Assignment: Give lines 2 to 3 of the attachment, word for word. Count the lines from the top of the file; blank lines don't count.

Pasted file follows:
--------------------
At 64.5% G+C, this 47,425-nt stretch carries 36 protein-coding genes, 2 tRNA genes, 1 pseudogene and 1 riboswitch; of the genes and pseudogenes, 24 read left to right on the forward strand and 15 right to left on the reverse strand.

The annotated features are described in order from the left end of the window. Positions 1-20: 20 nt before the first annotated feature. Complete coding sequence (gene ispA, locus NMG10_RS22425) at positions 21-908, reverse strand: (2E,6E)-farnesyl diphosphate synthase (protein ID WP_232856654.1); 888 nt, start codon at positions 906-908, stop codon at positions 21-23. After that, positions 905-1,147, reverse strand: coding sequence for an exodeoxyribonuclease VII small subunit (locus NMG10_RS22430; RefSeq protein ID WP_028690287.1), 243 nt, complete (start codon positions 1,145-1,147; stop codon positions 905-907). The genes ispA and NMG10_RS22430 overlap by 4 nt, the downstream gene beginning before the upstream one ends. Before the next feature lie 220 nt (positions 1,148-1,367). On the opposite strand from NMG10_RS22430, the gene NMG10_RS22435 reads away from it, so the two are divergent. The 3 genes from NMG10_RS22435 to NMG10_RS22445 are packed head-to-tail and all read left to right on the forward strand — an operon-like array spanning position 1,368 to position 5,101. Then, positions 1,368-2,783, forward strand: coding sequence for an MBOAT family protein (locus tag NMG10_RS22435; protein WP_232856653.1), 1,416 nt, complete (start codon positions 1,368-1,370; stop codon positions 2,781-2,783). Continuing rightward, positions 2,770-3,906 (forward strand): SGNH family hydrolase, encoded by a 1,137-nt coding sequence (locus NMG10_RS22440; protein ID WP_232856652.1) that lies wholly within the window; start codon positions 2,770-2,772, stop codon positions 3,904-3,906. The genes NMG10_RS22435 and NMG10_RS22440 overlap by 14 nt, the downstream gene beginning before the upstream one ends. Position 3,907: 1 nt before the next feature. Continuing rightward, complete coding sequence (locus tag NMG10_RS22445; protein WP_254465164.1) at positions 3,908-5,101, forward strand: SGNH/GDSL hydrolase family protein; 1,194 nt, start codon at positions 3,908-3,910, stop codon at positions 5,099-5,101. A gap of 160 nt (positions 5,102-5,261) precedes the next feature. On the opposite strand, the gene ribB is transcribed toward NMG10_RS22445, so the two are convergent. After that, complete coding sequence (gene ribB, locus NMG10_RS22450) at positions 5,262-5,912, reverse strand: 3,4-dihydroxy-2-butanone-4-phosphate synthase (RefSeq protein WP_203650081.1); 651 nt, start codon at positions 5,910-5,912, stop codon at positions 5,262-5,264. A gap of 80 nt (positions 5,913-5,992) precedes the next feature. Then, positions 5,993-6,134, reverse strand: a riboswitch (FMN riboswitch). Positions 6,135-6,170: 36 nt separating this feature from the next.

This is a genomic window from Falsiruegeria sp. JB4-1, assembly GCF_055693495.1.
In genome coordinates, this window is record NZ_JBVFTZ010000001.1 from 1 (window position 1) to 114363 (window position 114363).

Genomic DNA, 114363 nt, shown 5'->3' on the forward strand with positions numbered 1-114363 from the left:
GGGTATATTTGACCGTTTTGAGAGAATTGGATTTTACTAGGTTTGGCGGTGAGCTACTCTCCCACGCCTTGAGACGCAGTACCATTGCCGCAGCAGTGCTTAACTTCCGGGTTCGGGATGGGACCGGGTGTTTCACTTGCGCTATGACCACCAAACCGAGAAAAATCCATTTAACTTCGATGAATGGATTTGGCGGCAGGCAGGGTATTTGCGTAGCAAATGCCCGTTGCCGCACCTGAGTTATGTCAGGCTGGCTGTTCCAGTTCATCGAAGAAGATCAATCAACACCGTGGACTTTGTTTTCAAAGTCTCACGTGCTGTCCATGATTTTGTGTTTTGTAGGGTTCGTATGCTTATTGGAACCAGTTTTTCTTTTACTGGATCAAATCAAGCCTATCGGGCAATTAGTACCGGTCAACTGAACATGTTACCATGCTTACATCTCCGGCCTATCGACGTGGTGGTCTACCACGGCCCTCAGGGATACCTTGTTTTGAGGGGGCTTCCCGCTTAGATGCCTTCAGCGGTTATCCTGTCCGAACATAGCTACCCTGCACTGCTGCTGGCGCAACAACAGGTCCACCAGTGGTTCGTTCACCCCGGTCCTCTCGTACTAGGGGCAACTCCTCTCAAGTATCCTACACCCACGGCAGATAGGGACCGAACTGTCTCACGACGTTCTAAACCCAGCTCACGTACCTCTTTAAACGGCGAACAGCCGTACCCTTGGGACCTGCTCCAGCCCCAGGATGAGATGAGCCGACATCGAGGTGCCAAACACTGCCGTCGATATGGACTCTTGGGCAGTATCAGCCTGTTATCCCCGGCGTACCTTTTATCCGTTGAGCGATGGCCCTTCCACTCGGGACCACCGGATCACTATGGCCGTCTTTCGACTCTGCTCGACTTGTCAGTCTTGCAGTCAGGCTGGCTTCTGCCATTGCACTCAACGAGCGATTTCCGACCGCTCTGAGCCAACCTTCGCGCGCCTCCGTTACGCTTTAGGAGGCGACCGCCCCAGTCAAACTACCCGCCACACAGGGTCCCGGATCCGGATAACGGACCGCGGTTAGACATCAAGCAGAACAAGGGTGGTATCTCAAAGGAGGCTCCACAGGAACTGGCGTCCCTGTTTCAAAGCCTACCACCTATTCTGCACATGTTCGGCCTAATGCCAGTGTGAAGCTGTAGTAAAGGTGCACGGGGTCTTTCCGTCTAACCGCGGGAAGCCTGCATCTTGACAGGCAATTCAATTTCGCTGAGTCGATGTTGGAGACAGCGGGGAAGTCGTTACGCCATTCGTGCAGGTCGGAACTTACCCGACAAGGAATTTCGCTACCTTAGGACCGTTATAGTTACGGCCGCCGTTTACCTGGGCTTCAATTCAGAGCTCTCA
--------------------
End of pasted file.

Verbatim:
The annotated features are described in order from the left end of the window. Positions 1-20: 20 nt before the first annotated feature. Complete coding sequence (gene ispA, locus NMG10_RS22425) at positions 21-908, reverse strand: (2E,6E)-farnesyl diphosphate synthase (protein ID WP_232856654.1); 888 nt, start codon at positions 906-908, stop codon at positions 21-23. After that, positions 905-1,147, reverse strand: coding sequence for an exodeoxyribonuclease VII small subunit (locus NMG10_RS22430; RefSeq protein ID WP_028690287.1), 243 nt, complete (start codon positions 1,145-1,147; stop codon positions 905-907). The genes ispA and NMG10_RS22430 overlap by 4 nt, the downstream gene beginning before the upstream one ends. Before the next feature lie 220 nt (positions 1,148-1,367). On the opposite strand from NMG10_RS22430, the gene NMG10_RS22435 reads away from it, so the two are divergent. The 3 genes from NMG10_RS22435 to NMG10_RS22445 are packed head-to-tail and all read left to right on the forward strand — an operon-like array spanning position 1,368 to position 5,101. Then, positions 1,368-2,783, forward strand: coding sequence for an MBOAT family protein (locus tag NMG10_RS22435; protein WP_232856653.1), 1,416 nt, complete (start codon positions 1,368-1,370; stop codon positions 2,781-2,783). Continuing rightward, positions 2,770-3,906 (forward strand): SGNH family hydrolase, encoded by a 1,137-nt coding sequence (locus NMG10_RS22440; protein ID WP_232856652.1) that lies wholly within the window; start codon positions 2,770-2,772, stop codon positions 3,904-3,906. The genes NMG10_RS22435 and NMG10_RS22440 overlap by 14 nt, the downstream gene beginning before the upstream one ends. Position 3,907: 1 nt before the next feature. Continuing rightward, complete coding sequence (locus tag NMG10_RS22445; protein WP_254465164.1) at positions 3,908-5,101, forward strand: SGNH/GDSL hydrolase family protein; 1,194 nt, start codon at positions 3,908-3,910, stop codon at positions 5,099-5,101. A gap of 160 nt (positions 5,102-5,261) precedes the next feature. On the opposite strand, the gene ribB is transcribed toward NMG10_RS22445, so the two are convergent. After that, complete coding sequence (gene ribB, locus NMG10_RS22450) at positions 5,262-5,912, reverse strand: 3,4-dihydroxy-2-butanone-4-phosphate synthase (RefSeq protein WP_203650081.1); 651 nt, start codon at positions 5,910-5,912, stop codon at positions 5,262-5,264. A gap of 80 nt (positions 5,913-5,992) precedes the next feature. Then, positions 5,993-6,134, reverse strand: a riboswitch (FMN riboswitch). Positions 6,135-6,170: 36 nt separating this feature from the next.

This is a genomic window from Falsiruegeria sp. JB4-1, assembly GCF_055693495.1.